The Importance of Being Empiricist

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By Marrian Ching, Mulat Pinoy Community Manager

“Right now we are growing at about two million per year, so those ten years means an additional 20 million, and on the assumption that our poverty incidence is at 26%, that translates to additional 5.2 million poor individuals. That’s just a very quick estimate,” said Dr. Arsenio Balisacan without so much as a pause. This was his response when he was asked about the difference ten years can make in terms of population and poverty if the government chooses not to implement policies that will address the country’s population growth. His unassuming presence commanded the attention of the audience as he answered the questions thrown his way.

Dr. Arsenio Balisacan and Dennis Mapa, PhD

Beside him sat Dennis Mapa, PhD, Director for Research at the UP School of Statistics, who had just finished his presentation by saying “my partner will answer all the questions now,” as he handed the microphone to Balisacan, drawing laughter from the audience.

Balisacan and Mapa, both members of the Asia Pacific Policy Center, together with Jose Rowell Corpuz, a PhD Candidate at the UP School of Economics, have just finished three studies on Philippine demographic transitions and dividends in collaboration with the Philippine Center for Population and Development (PCPD). The summary and highlights of the three studies were presented by Mapa at a symposium entitled Can Population Management be Mainstreamed in the Philippine Development Agenda? held last May 18 at the Discovery Suites in Ortigas.

Mapa’s discussion focused on the importance of formulating developmental policies geared towards the reduction of the country’s total fertility rate, thus speeding up the Philippines’ course towards demographic transition. A demographic transition would then translate itself into two demographic gifts or dividends – the first would be a higher per-capita income, while the second would be a higher savings rate among the elderly.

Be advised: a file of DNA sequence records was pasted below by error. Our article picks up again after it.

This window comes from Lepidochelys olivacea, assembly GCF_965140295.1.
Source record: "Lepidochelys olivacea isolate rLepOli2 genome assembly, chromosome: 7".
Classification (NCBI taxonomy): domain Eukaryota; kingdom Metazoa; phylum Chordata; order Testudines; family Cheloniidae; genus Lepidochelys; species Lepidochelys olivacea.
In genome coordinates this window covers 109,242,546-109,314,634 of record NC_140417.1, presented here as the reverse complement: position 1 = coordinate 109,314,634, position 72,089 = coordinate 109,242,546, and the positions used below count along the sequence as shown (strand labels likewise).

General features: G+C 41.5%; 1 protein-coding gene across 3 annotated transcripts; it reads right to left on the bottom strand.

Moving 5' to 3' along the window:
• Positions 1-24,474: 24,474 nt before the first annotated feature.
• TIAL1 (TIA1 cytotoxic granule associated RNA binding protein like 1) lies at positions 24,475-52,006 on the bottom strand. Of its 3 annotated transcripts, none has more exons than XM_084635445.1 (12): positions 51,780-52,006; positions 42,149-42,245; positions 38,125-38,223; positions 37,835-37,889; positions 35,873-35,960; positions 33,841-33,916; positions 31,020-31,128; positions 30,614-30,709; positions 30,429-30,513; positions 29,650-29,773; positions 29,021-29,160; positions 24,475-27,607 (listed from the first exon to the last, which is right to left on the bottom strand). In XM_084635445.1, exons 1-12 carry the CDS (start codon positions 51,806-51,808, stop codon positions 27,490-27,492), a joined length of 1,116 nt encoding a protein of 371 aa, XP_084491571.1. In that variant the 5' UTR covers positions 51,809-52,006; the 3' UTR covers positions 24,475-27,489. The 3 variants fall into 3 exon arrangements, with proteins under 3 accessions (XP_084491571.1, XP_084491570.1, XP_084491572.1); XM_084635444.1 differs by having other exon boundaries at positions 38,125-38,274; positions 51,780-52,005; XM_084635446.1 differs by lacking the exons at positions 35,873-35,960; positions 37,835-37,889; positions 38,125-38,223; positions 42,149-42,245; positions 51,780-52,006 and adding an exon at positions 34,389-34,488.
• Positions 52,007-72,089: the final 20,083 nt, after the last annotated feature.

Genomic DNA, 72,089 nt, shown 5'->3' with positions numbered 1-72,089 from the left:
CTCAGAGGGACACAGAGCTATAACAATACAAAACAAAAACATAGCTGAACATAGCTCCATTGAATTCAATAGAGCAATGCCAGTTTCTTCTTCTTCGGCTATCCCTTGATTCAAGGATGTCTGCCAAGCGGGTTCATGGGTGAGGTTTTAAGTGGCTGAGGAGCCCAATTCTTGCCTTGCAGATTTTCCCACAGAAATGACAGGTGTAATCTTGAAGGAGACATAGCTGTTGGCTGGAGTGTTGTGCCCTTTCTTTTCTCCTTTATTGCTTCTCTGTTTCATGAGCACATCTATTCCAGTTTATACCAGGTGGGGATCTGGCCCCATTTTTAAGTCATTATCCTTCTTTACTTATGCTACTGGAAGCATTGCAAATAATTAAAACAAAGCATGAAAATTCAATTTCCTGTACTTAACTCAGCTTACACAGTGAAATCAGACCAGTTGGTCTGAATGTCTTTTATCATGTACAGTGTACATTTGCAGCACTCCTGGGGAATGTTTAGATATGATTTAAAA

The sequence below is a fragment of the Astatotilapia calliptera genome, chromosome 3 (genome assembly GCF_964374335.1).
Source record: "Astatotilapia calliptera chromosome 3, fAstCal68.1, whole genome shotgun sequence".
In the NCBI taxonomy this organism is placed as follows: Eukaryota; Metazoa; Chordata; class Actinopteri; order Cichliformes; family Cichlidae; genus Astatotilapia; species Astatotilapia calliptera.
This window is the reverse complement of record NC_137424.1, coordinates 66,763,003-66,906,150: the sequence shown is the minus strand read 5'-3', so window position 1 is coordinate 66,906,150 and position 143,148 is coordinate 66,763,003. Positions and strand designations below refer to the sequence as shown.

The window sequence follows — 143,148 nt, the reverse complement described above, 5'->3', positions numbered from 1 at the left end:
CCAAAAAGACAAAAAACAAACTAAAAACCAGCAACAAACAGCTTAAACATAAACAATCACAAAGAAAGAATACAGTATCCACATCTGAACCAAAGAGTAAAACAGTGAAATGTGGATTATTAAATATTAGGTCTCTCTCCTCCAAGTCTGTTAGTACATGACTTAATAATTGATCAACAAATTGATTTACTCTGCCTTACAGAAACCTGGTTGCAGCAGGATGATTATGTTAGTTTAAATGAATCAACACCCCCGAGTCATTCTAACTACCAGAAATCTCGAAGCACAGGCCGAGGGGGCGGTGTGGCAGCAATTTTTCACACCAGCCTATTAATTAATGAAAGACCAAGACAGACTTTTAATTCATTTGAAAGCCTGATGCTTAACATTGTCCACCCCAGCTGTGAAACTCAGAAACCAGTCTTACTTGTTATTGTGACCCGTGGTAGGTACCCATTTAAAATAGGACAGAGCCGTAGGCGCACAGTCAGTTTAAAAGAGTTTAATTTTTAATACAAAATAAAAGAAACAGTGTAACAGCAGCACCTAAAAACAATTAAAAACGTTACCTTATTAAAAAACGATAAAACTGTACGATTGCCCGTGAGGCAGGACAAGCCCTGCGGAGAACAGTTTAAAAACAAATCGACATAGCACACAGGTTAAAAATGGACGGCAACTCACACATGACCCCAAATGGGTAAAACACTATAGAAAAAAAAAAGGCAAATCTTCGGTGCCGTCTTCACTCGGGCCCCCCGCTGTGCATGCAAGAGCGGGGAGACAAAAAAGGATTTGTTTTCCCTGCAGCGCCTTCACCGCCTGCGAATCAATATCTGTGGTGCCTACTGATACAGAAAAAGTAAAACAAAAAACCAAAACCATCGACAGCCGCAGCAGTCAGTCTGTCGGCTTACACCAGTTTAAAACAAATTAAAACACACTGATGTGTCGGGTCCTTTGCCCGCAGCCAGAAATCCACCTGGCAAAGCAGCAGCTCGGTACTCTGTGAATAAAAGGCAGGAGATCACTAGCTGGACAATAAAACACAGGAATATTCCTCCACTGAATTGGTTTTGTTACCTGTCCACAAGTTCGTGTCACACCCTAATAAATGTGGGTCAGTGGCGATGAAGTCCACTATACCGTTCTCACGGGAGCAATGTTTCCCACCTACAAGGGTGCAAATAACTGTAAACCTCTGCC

While Mapa’s presentation covered most of the bases, nothing was left to interpretation as UP School of Economics Professor Emeritus Solita Monsod and former Senator Vicente Paterno II chose to keep their equally trained eyes on the target: the elimination of doubts and weaknesses in Balisacan and Mapa’s presentation of the study.

Population Commission's Tomas Osias with Former Senator Vicente Paterno II

Both engaged in a crossfire with Balisacan, who jokingly referred to the “division of labor” he shared with Mapa before he began his response to the first slew of questions thrown his way. The challenge of going beyond the provincial statistics and deeper into the municipalities were repeatedly brought up by Paterno and Monsod, while Balisacan detailed the constraints of the existing statistical data on the municipal level from the National Statistics Office – the use of which would have resulted in a study with weaker reliability.

Paterno began by saying that he wished “it were possible to have data on a smaller scale” to which Balisacan responded, “Unfortunately, the constraint here really is the statistical system,” as he began a brief discussion of the constraints in statistical data, brought about by the difference in “representativeness of the data at the level of the municipalities and the level of cities as opposed to provinces.” Balisacan further explained that the data from the National Statistics Office are accurate only to the level of the province and “going beyond that the data becomes noisy.”

Monsod recognized Balisacan’s concern, but then suggested that the data at the level of municipalities be used instead to look at poverty and age structure, since both sets of data are accessible and relatively accurate as proven by a map Mapa had shown in his presentation. The map was in the last slide of Mapa’s presentation, highlighting key points of the study such as poverty and the presence of young dependents, giving the audience a clear picture of the unmistakable relationship between the two.

Balisacan acknowledged that providing a poverty map linking the young-old ratio and poverty incidence in the municipal level is “okay,” but emphasized that going beyond that may prove to be more difficult than it seems. For example, looking for a relationship between fertility rates and poverty incidence becomes close to impossible at the municipal level since the difference between certain variables are blurred–for example, the access to versus the actual presence of hospitals in some municipalities. “It’s a bit misleading, a bit noisy,” Balisacan emphasized.

“Nobody’s asking for an econometric model on a municipal level. There’s just no data for that,” Monsod replied, but then continued on to say that it’s the effects that are being discussed, and these are clearly summarized by the map showing poverty and dependency ratio: two data sets that are easily acquired and are, in fact, already on hand.